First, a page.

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Filling the World’s Single Toughest Job

Filling the World’s Single Toughest Job | Right Recruiting White Paper

Filling the World’s Single Toughest Job | Right Recruiting White Paper

A few months ago, I was being interviewed for an article on recruiting. I was asked a question that I get frequently – what is the most difficult job to fill?

Usually, the expected answer is some unique job in some esoteric industry in an odd location. For example, earlier this year we filled a PhD Life Sciences job, in a specific tech, in rural Central Pennsylvania. That was tough because there were no local employers and we had to conduct a national search. But, it was nowhere near the toughest we’ve faced.

The toughest job to fill is more situational than industry or discipline specific. Most employers have this type of project occasionally and these projects require a different strategy than a traditional job opening. In this White Paper, we will dissect these projects and give you some bullet point suggestions that might help you through these projects.

The most difficult job to fill is one that does not exist in an organization at the current moment. Usually, it is an executive being brought in to create a discipline that does not currently exist. We are now working with a client to identify a CMO who will create a formal marketing function in an organization that does not have one now. That’s a good example. Last quarter, we worked with another client to find their first HR person.

These projects are tough for a few reasons, some obvious and some not.

1) Candidate evaluation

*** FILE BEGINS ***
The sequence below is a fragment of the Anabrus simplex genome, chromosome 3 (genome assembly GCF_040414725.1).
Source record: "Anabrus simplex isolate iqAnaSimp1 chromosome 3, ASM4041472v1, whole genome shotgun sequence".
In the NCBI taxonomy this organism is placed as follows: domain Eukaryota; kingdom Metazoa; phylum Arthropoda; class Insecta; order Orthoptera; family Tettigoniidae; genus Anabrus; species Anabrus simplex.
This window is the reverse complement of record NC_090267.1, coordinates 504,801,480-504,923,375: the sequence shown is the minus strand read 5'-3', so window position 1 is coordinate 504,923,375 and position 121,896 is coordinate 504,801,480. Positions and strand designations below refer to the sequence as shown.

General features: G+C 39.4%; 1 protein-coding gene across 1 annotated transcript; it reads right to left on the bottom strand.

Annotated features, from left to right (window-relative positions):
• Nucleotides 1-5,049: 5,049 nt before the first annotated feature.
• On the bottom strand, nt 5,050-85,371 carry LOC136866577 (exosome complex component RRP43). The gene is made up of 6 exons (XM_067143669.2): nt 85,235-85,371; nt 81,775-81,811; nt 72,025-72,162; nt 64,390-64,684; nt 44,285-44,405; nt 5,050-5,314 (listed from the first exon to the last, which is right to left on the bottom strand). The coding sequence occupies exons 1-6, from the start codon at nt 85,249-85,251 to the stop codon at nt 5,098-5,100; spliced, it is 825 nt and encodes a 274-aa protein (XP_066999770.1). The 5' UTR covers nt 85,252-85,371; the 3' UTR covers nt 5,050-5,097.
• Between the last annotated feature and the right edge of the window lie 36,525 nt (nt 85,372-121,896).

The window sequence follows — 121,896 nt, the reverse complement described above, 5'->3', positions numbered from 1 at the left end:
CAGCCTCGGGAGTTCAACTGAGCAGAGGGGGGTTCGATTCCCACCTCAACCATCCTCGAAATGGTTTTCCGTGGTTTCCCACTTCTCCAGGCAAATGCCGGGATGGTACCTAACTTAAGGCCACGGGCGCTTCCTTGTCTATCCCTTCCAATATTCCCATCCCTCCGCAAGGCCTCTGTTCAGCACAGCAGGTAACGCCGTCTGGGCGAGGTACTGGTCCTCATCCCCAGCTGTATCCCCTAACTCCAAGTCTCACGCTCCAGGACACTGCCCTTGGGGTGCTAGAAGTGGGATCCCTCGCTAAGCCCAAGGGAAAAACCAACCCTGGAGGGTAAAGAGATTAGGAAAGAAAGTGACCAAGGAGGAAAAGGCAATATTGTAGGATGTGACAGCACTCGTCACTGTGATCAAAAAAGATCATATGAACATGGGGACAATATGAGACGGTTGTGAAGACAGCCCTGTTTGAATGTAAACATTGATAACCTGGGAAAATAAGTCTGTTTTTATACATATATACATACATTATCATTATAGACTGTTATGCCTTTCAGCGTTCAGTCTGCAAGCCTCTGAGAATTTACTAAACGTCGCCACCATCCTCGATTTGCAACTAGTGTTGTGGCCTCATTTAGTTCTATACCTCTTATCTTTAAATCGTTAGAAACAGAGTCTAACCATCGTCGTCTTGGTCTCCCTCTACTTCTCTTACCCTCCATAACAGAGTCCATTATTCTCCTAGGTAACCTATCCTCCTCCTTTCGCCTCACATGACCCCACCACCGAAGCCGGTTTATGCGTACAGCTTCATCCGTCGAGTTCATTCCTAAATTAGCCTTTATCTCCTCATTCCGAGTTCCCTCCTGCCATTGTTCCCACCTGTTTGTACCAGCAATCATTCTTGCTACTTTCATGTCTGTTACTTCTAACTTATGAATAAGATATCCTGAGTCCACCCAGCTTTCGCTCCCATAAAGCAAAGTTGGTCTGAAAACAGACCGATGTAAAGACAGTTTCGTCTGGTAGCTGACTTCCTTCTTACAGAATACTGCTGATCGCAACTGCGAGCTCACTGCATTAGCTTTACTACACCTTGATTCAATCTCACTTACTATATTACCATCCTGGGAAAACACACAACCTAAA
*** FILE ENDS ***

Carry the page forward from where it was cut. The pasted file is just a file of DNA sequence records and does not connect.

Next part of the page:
If you are bringing in someone to create a function, that means that you have no one in your organization who is trained in that function. How do you judge a candidate’s skills? A VP of Engineering can evaluate an engineering candidate’s skills. A VP of HR can evaluate the skills of a HR Business Partner. But, how does a CFO evaluate the skills of a marketing candidate? How does a business owner with no sales management experience evaluate the skills of a VP of Sales? In these scenarios, there is no objective way to evaluate job specific skills.

As an aside, if you have a consultant doing this function now, be a bit practical about their feedback on any candidate. Bringing the function inside may affect the consultant’s billings. Be a little cynical about potential self-serving advice.

2)    Candidate expectations
Candidates are often nervous about being the first in the door in their function. They are nervous because of two things. One, how firm is the commitment to create the function? Any organizational change will result in staff pushback. Will a little staff squawking about needed change abort the project and put the candidate out of work? The second is resources. Will I get the needed resources to create the function? Even a one-person department needs resources – vendors, training programs, software, etc. Will the owner/CEO invest enough for me to really create a function or am I going to be a boat with no engine?

Expect questions about that and give honest answers. Honesty is your ally, as you will see below.

3)    Candidate mismatch
We see this a lot. Well, actually we clean this mess up a lot. Sometimes a $50,000,000/year manufacturer in search of a Director of Operations goes out and hires a Director of Operations from a $500,000,000/year company. We’ve talked about this extensively in other White Papers. Scaling down is as hard to do as scaling up. Running a 30 person department with a $30,000,000 budget is not the same as running a 2 person department with a $2,000,000 budget. Because you can do the first, does not mean you can do the second.